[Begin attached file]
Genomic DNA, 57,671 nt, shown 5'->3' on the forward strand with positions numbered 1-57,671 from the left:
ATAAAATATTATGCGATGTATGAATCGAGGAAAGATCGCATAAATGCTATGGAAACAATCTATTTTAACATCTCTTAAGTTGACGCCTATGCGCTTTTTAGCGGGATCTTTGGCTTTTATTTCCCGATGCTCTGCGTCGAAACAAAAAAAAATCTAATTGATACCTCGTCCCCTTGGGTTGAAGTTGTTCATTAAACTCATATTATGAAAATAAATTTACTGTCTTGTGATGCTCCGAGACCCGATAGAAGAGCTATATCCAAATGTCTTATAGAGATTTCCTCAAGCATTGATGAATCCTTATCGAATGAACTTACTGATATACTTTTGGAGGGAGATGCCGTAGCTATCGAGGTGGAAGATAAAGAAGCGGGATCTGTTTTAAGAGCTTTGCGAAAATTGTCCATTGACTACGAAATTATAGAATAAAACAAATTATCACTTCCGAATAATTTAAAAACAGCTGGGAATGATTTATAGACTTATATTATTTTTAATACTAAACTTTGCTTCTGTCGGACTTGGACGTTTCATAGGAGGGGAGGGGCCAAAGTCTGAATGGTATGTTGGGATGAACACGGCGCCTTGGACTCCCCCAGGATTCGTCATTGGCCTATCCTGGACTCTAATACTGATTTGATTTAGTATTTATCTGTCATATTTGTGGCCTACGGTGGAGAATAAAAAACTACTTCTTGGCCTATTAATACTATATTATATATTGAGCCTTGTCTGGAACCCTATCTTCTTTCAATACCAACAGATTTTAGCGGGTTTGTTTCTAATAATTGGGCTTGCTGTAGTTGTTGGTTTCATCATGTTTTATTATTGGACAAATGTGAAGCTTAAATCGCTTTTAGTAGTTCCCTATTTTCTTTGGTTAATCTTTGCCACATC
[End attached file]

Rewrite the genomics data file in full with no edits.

Genomic DNA, 57,671 nt, shown 5'->3' on the forward strand with positions numbered 1-57,671 from the left:
ATAAAATATTATGCGATGTATGAATCGAGGAAAGATCGCATAAATGCTATGGAAACAATCTATTTTAACATCTCTTAAGTTGACGCCTATGCGCTTTTTAGCGGGATCTTTGGCTTTTATTTCCCGATGCTCTGCGTCGAAACAAAAAAAAATCTAATTGATACCTCGTCCCCTTGGGTTGAAGTTGTTCATTAAACTCATATTATGAAAATAAATTTACTGTCTTGTGATGCTCCGAGACCCGATAGAAGAGCTATATCCAAATGTCTTATAGAGATTTCCTCAAGCATTGATGAATCCTTATCGAATGAACTTACTGATATACTTTTGGAGGGAGATGCCGTAGCTATCGAGGTGGAAGATAAAGAAGCGGGATCTGTTTTAAGAGCTTTGCGAAAATTGTCCATTGACTACGAAATTATAGAATAAAACAAATTATCACTTCCGAATAATTTAAAAACAGCTGGGAATGATTTATAGACTTATATTATTTTTAATACTAAACTTTGCTTCTGTCGGACTTGGACGTTTCATAGGAGGGGAGGGGCCAAAGTCTGAATGGTATGTTGGGATGAACACGGCGCCTTGGACTCCCCCAGGATTCGTCATTGGCCTATCCTGGACTCTAATACTGATTTGATTTAGTATTTATCTGTCATATTTGTGGCCTACGGTGGAGAATAAAAAACTACTTCTTGGCCTATTAATACTATATTATATATTGAGCCTTGTCTGGAACCCTATCTTCTTTCAATACCAACAGATTTTAGCGGGTTTGTTTCTAATAATTGGGCTTGCTGTAGTTGTTGGTTTCATCATGTTTTATTATTGGACAAATGTGAAGCTTAAATCGCTTTTAGTAGTTCCCTATTTTCTTTGGTTAATCTTTGCCACATC